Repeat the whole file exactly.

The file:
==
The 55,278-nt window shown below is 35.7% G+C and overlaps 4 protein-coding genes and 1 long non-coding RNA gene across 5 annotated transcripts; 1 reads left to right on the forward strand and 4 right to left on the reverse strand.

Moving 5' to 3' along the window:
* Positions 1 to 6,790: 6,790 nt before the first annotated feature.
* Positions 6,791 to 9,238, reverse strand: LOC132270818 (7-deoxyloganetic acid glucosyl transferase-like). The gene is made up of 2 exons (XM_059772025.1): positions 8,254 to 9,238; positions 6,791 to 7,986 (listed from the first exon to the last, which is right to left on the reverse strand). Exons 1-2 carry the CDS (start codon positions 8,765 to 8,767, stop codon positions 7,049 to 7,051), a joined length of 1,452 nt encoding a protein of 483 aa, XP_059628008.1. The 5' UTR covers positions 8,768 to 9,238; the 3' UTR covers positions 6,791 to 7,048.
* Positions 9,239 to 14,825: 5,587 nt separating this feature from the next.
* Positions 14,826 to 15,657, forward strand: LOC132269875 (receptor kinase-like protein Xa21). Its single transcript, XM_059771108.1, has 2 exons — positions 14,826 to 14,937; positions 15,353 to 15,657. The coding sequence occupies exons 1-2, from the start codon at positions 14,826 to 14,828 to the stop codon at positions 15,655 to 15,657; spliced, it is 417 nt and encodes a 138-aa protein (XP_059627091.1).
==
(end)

The 55,278-nt window shown below is 35.7% G+C and overlaps 4 protein-coding genes and 1 long non-coding RNA gene across 5 annotated transcripts; 1 reads left to right on the forward strand and 4 right to left on the reverse strand.

Moving 5' to 3' along the window:
* Positions 1 to 6,790: 6,790 nt before the first annotated feature.
* Positions 6,791 to 9,238, reverse strand: LOC132270818 (7-deoxyloganetic acid glucosyl transferase-like). The gene is made up of 2 exons (XM_059772025.1): positions 8,254 to 9,238; positions 6,791 to 7,986 (listed from the first exon to the last, which is right to left on the reverse strand). Exons 1-2 carry the CDS (start codon positions 8,765 to 8,767, stop codon positions 7,049 to 7,051), a joined length of 1,452 nt encoding a protein of 483 aa, XP_059628008.1. The 5' UTR covers positions 8,768 to 9,238; the 3' UTR covers positions 6,791 to 7,048.
* Positions 9,239 to 14,825: 5,587 nt separating this feature from the next.
* Positions 14,826 to 15,657, forward strand: LOC132269875 (receptor kinase-like protein Xa21). Its single transcript, XM_059771108.1, has 2 exons — positions 14,826 to 14,937; positions 15,353 to 15,657. The coding sequence occupies exons 1-2, from the start codon at positions 14,826 to 14,828 to the stop codon at positions 15,655 to 15,657; spliced, it is 417 nt and encodes a 138-aa protein (XP_059627091.1).